How the Southern Baptist Convention Sparked an Uproar Over White Supremacy Last Night

People attend the Southern Baptist Convention annual meeting Tuesday in Phoenix. (Matt York/AP)
People attend the Southern Baptist Convention annual meeting Tuesday in Phoenix. (Matt York/AP)

In the aftermath of last night’s white supremacy chaos at the Southern Baptists’ annual convention, the line that’s getting the most attention on social media is: “a denomination that was explicitly founded to support slavery.”

For those who don’t know their church history, yes, the largest Protestant denomination in the U.S. was founded on the belief of a biblical justification for slaveholding. I’m not Baptist, but as a former religion editor here at the DMN, I am well aware of that grim fact — and how long it took for church leadership to even begin making amends.

But another fact is that the Southern Baptist Convention deserves credit for its efforts in recent years to make racial reconciliation a priority. In 1995, it finally got around to apologizing for its foundational support for slavery. In 2015, it passed a resolution promoting reconciliation. Last year, it called on Christians to get rid of their Confederate flags.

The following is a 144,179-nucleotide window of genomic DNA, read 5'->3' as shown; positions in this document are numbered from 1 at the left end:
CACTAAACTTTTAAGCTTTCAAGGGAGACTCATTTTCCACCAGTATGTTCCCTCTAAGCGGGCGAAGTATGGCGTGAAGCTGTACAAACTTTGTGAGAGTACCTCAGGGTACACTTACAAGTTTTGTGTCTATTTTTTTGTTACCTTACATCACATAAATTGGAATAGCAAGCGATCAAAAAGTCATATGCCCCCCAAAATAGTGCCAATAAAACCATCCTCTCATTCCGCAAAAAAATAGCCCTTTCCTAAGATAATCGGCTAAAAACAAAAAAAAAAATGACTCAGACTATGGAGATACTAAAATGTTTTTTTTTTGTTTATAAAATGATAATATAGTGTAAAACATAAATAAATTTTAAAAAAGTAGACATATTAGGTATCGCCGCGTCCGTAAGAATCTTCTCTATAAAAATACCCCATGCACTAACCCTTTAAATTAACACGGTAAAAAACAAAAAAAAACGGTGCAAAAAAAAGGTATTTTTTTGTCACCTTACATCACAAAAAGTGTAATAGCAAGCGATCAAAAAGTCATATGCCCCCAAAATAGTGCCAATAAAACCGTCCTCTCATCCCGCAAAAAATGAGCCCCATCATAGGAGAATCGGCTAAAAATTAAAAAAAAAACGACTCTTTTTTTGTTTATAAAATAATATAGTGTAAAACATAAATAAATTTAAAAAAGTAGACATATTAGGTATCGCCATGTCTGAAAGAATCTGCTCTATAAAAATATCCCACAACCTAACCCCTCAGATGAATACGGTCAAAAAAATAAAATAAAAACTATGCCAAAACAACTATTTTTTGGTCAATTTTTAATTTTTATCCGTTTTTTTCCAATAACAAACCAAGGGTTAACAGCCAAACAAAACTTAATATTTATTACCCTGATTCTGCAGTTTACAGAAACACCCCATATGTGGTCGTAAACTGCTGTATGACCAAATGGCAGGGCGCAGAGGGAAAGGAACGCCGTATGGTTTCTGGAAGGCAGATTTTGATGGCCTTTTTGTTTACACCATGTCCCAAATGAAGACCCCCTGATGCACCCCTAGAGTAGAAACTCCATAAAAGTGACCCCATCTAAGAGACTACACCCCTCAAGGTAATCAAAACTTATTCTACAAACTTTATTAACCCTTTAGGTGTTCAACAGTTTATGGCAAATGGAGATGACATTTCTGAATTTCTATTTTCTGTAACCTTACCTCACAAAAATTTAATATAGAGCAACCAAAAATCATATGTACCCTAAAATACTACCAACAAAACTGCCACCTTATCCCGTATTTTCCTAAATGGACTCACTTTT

Baptist leaders have spent a lot of time saying the right things about correcting structural inequities in America and becoming more welcoming to their brethren of color.

So how did things go so wrong last night after the first full day of the group’s annual meeting in Phoenix?

At the center of the story is Arlington’s Dwight McKissic, pastor of Cornerstone Baptist Church, who several weeks ago submitted a resolution condemning the “alt-right and white nationalism.”

So far, so good.

But the resolutions committee decided McKissic’s proposal contained inflammatory and broad language “potentially implicating” conservatives who do not support the alt-right movement.

Because the resolution did not get the required two-thirds committee vote, chair Barrett Duke didn’t move it to the floor. But McKissic persuaded convention officials to ask all 5,000 people on hand if they wanted the resolution heard; that vote too fell short of the two-thirds majority needed.

That’s when all hell broke loose, starting with an online backlash, especially from African-American evangelicals, and spilling into the assembly hall Tuesday night. The Atlantic did a great job of rounding up reaction here.

Southern Baptist leaders, although way too late, realized the enormity of their error and called attendees back to the gathering place late Tuesday night to say that, indeed, such a resolution would get a hearing today.

Click here to read more.

SOURCE: Sharon Grigsby 
The Dallas Morning News